Why A Daily Gratitude Practice Will Make You Both Happier and Healthier
How Gratitude Affects The Brain
Though research is still being done in this area, scientists have strong reason to believe that gratitude leads to improved mental health over time. One reason is that practicing gratitude is one of the most effective methods of shifting your attention away from toxic emotions like resentment, jealousy and regret toward positive emotions like warmth, joy and togetherness.
This shift alone can have a serious impact on the quality of our days, since each day is really just a succession of moments, and the quality of each moment is rooted in the emotions we feel within it. Think about it: could you ever have a bad day if every moment within it was one filled with love, bliss and gratitude? Conversely, could you ever have a good day if all you felt was anger, boredom and disdain?
What’s perhaps more interesting, though, is that the benefits of gratitude appear in both the short-term and the long-term. When you practice gratitude, even for just thirty or sixty seconds, you replace your stress and discomfort with happiness and ease. Such immediate relief is why many people choose to practice gratitude daily, though this immediate state change is still just half the equation.
Countless studies have shown that the larger benefits of gratitude accrue over time, much like a snowball gradually growing in size. Not only will the moments that make up your day take on new meaning, but your larger outlook on life will, too. As with many constructive habits, the more you practice gratitude, the more benefits it imparts.
Benefits Of Gratitude
Gratitude doesn’t only affect the brain—it impacts the body and soul, too. Multiple studies have shown that capturing feelings of gratitude in a daily journal can make you 10% happier, a shift comparable to doubling your income; others demonstrate that gratitude increases our life satisfaction and overall vitality. If those reasons aren’t convincing enough, how about improved sleep, lower blood pressure and a less materialistic worldview?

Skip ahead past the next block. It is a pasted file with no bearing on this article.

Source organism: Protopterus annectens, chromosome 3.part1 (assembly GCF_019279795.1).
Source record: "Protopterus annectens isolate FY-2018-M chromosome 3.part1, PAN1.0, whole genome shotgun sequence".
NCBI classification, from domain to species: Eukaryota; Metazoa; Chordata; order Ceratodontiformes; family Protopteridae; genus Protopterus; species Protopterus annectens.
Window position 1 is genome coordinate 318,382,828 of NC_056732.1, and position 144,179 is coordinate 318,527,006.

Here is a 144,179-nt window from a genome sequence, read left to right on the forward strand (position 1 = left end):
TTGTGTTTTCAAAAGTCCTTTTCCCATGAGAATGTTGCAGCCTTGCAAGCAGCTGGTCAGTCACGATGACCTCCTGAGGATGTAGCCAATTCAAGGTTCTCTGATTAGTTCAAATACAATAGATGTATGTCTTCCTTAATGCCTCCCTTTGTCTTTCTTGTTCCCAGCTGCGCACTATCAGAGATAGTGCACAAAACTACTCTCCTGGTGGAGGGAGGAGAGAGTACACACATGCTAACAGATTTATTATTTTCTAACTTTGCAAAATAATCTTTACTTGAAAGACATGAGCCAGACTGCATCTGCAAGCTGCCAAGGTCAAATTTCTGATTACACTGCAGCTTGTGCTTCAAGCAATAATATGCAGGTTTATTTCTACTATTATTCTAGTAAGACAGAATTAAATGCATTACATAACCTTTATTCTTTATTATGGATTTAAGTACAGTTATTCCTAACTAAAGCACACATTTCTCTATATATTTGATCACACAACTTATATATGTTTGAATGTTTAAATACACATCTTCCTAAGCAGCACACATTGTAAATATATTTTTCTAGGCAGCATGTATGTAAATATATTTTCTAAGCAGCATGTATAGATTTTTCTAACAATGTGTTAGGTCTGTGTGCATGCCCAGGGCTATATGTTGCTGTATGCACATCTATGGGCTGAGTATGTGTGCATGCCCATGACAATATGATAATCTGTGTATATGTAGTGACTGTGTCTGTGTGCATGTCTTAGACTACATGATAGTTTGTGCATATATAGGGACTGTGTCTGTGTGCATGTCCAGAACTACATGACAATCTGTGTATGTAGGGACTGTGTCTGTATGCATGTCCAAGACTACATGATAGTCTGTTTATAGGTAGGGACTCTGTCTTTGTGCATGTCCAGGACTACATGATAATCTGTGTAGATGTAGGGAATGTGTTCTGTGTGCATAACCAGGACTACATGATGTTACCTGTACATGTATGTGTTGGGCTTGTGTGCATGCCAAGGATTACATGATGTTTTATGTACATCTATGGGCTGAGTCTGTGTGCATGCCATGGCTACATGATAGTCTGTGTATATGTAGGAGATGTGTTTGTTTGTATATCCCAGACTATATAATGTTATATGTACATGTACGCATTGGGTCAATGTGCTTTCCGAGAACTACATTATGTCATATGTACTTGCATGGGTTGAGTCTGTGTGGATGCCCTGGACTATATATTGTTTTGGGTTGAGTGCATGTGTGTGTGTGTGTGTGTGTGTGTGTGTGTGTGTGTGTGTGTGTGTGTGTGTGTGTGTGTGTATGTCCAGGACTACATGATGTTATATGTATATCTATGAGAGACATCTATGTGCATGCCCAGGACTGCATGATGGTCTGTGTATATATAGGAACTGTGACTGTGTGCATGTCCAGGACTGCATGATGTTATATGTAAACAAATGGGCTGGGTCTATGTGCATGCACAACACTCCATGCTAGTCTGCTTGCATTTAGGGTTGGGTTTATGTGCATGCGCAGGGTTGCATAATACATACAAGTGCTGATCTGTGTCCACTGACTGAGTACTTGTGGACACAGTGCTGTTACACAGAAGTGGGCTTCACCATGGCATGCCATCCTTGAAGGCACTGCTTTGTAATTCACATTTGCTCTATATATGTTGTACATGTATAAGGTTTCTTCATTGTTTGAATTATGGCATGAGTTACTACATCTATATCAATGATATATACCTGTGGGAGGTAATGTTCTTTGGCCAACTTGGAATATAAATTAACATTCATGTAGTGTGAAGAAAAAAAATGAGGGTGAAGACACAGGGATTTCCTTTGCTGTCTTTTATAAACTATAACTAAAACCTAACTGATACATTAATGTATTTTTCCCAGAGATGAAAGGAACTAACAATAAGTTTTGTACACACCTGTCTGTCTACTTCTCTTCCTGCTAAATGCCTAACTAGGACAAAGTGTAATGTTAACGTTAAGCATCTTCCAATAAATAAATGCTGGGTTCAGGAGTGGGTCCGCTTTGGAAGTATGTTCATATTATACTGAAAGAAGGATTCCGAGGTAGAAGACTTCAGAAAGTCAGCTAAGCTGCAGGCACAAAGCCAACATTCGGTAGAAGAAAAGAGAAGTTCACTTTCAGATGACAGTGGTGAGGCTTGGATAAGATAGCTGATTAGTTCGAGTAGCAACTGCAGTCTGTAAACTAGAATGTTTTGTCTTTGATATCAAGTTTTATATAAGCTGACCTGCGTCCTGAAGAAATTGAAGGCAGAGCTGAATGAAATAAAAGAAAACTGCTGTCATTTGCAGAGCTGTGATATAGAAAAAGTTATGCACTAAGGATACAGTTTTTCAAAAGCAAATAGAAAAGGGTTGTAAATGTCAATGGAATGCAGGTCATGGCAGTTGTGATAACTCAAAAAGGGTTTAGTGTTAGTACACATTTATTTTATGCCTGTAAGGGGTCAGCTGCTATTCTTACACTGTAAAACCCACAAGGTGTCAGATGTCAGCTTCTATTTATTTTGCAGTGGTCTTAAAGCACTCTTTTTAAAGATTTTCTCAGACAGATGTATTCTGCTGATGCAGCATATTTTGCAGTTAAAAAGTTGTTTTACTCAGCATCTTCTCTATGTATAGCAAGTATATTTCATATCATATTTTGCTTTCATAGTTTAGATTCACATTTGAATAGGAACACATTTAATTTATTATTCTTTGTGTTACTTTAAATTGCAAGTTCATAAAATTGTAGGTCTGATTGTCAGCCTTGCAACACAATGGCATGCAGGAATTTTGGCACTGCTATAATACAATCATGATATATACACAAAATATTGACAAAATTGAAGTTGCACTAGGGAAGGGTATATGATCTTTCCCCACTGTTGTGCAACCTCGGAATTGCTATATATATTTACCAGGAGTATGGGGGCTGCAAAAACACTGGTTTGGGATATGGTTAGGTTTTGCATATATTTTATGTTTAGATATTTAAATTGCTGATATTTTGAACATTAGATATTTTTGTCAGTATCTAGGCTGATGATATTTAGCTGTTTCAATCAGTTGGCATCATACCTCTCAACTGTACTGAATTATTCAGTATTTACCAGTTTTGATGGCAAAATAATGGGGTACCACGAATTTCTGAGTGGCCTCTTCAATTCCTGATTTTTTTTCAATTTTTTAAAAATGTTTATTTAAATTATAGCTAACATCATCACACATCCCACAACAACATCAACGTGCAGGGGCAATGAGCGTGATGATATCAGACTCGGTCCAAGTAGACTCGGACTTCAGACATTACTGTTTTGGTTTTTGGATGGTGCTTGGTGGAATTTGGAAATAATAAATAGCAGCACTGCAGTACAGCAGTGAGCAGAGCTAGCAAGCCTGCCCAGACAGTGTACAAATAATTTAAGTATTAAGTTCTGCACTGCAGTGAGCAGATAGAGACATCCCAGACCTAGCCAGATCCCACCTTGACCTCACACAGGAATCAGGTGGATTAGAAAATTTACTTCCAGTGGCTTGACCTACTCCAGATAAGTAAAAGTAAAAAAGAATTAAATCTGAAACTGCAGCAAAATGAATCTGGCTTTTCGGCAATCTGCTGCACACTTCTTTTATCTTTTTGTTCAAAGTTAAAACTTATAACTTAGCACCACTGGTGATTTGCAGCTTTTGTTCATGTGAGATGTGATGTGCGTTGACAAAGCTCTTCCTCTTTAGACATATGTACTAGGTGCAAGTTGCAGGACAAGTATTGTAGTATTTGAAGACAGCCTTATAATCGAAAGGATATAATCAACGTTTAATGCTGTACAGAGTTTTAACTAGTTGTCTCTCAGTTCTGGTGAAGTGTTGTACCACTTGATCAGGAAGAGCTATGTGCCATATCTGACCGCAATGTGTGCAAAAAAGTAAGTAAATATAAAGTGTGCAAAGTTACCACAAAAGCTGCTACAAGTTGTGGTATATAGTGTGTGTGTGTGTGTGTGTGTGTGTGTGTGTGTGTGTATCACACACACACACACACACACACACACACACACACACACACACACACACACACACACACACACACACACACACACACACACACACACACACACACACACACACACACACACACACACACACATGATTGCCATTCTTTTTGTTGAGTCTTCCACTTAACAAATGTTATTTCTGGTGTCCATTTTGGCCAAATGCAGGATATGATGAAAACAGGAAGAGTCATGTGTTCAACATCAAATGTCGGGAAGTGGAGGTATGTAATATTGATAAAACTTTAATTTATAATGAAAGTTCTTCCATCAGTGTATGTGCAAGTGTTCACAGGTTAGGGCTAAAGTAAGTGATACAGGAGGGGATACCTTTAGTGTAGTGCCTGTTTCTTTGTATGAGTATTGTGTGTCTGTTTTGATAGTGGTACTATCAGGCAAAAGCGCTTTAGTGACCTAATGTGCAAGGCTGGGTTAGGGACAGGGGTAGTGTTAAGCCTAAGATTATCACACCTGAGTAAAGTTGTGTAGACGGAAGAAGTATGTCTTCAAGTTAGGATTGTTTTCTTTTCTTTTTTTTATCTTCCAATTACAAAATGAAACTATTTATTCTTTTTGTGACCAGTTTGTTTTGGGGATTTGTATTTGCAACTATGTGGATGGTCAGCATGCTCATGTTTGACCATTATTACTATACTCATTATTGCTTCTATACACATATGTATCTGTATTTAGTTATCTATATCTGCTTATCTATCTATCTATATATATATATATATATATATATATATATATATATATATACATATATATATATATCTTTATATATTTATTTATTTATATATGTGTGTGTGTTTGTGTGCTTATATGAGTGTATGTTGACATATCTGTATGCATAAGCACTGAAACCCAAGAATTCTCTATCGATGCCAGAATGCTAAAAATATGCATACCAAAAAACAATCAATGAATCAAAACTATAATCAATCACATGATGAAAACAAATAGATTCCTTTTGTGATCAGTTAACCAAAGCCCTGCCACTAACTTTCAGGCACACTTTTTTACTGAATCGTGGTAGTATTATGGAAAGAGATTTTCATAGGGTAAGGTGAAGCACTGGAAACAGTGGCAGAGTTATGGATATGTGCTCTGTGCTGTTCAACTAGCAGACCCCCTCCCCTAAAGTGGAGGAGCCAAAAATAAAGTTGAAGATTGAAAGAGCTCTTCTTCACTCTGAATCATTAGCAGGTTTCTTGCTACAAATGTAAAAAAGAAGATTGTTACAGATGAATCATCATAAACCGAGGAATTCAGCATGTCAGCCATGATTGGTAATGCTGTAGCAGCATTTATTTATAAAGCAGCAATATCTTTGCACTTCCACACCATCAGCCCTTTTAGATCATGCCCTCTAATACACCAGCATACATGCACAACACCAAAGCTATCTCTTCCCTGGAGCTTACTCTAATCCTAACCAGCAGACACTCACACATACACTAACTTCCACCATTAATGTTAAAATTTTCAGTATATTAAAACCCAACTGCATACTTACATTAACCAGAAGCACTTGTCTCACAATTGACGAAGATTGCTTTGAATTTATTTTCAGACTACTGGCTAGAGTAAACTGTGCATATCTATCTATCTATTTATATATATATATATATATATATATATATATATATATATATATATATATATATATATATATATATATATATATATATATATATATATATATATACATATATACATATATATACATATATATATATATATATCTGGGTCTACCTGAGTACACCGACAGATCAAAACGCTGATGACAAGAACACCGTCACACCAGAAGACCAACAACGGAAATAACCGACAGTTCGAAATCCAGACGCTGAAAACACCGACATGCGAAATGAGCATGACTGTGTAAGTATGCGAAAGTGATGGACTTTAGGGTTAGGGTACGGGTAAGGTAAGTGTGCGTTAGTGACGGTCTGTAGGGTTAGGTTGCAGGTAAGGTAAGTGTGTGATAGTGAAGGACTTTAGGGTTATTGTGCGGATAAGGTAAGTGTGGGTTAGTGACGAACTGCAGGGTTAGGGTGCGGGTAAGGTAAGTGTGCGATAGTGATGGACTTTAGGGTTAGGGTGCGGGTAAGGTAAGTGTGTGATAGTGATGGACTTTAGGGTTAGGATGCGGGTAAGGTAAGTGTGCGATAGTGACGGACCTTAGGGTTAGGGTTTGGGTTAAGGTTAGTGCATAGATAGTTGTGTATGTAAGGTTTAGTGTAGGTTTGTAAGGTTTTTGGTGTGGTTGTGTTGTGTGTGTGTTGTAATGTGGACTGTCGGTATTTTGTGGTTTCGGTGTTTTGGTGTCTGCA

Tony Robbins puts it best when he explains, “The antidote to fear is gratitude. The antidote to anger is gratitude. You can’t feel fear or anger while feeling gratitude at the same time.” On top of being our brain’s best friend, gratitude is our emotional silver bullet, the shield that protects us from the things that get us down.
How To Practice Gratitude
One of the best things about incorporating gratitude into your daily routine is that you can practice it anywhere at any time. On your way to work, be grateful for the tiny moments you shared with your spouse and children that morning; at home, be grateful for the challenges and growth opportunities you face at work. Even in times of extreme difficulty—when losing a loved one, for example, or going through a period of financial strife—we can all always find things to be grateful for. How about a childhood memory, or the soft breeze on your skin, or the strength of your beating heart?
One of our favorite ways to practice gratitude at Hillside is alongside morning yoga at phone-free Silent Beach. The deliberate postures and calmness of mind that come with yoga create a state of blissful tranquility, the perfect starting point for practicing gratitude. Bask in your happy, healthy thoughts as you take a stroll along one of our three private beaches, or find inner peace in our surrounding woodlands. For an ever deeper immersion, Feel Good Week—our twice-annual, 6-day program incorporating yoga, meditation, conscious eating and much more—will have you feeling revitalized and excited about life.
Whatever your method, practicing gratitude has improved the quality of countless lives all around the world. Here’s hoping it will do the same for you.